So I attempted to measure my room response with the sub on its own, then the bookshelves again, then blended them based on where I saw the cross over physically on the graph between them when measured. To start, I used the SPL meter in REW and Pink Noise with sub-cal selected to bring the SPL of the sub to 75db approximately with the crossover turned up completely (120hz in this case) with no audio from the other speakers. Then I did another measurement of just the bookshelves again (already calibrated and EQ'd from before). With the graph between the two, I looked for the obvious crossover point on the frequency response, it happened to be around 80hz so I just went with that (but I like this, unless this is incorrect methodology) as it confirms why often 80hz is a good rule of thumb to begin with).

The bookshelves are Polk Monitor 30 II's and the sub is an old Polk PSW505 12". My source is the same as above, Maverick TubeMagic D2 which outputs to an Audiosource AMP100 stereo amplifier. I have the passthrough L/R RCA channels going to the sub-woofer's two input channels and set to on. The sub then receives the full signal passthrough regardless of the volume attenuation of the amplifier's volume knob. I set the sub's high pass filter to maximum (120hz, Phase 0 degree). I increase volume on the sub itself to 75db based on the UMIK-1 in REW measuring it. So I'm doing this manually without a digital processor to do crossover like an AVR.

Office_Sub+Books_Crossover_Pre.jpg


Is this the correct way to find real crossover for the room and speaker combinations? I just looked at the fall off of the bookshelf speakers and they're still ok to around 65hz or so, then rapidly drop into ambient. The sub response is picking up around 20hz but steps up near 25~26hz and is good from there forward, holds well without any major room gain and no major nulls or dips and then begins to roll off at 80hz and drops fast from there. So I selected 80hz as the best likely spot for crossover, based on this. I admit I'm a little annoyed that it seems to be 80hz (well, just a bit over 80hz really) since that's such a common value for this. But maybe this confirms why its such a common value? Again, my high pass filter was 120hz (fully open) on the sub to avoid limiting it there. And it didn't seem to have much output after 80hz anwyays. This sub seems to do well from 25hz to 80hz as its effective range.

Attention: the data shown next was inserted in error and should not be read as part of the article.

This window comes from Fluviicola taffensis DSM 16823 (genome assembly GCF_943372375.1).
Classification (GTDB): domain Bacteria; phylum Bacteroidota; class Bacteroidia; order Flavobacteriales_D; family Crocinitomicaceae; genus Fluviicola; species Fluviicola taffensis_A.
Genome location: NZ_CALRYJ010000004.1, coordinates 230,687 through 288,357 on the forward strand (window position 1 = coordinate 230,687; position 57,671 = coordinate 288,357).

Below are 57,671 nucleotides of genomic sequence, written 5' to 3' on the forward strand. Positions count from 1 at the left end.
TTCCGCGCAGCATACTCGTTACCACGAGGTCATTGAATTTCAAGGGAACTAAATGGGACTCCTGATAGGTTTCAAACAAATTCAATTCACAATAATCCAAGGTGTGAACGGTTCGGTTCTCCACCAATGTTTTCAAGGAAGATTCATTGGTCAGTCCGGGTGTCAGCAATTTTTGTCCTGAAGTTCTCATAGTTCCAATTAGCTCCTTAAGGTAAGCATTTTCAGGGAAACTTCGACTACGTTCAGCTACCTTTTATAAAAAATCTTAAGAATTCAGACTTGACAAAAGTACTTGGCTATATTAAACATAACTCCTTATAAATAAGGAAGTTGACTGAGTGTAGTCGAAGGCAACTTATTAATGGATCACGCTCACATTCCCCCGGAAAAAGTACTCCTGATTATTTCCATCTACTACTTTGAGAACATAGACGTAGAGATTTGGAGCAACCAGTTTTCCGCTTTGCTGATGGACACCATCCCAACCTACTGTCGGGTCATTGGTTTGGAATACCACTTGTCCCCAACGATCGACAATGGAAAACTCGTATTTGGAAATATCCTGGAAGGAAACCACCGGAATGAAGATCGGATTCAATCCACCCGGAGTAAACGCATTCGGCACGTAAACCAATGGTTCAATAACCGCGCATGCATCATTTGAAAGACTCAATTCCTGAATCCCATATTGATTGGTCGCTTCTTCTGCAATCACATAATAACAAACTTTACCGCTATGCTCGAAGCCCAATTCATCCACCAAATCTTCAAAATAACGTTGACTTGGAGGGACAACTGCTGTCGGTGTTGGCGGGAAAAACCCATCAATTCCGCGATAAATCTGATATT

Next, I did another measure of the sub and the books together as one to see the response as follows:

Office_Sub+Books_Blended.jpg


It seems to be ok. Not as flat as I would like, but for a practice run, this seems fruitful. I can see that if my reference was 75db, the sub picks up around 25~26hz and is there and only wavers +/- 3db or so and the bookshelf blends from there, running what appears to be a little hotter at 80hz and above, being about +4 and +5db louder after that point. But no major nulls and no major room modes that I can identify and no major deltas, everything is within +/-5db of what reference would be expected to be I think?

So now the full frequency range again:

Office_Sub+Books_Combined_EQon.jpg


So now the sub & bookshelves are blended around 80hz with the crossover after both were measured to 75db SPL to be reference. This sweep is 20hz to 20khz. I don't think I see any major nulls or room modes at any point. I have a little bit of a loss of SPL at 40hz but it's within 5db of reference and I have a gain of about 4db at 90hz or so, still close to reference. Looks like I do have one little spike around 220~240hz that goes just a bit beyond +5 db from reference. But from 300hz to 10khz it's pretty flat I think, not going very far from 75db either direction, within a maximum of 3~4db overall change at any point at worst it seems.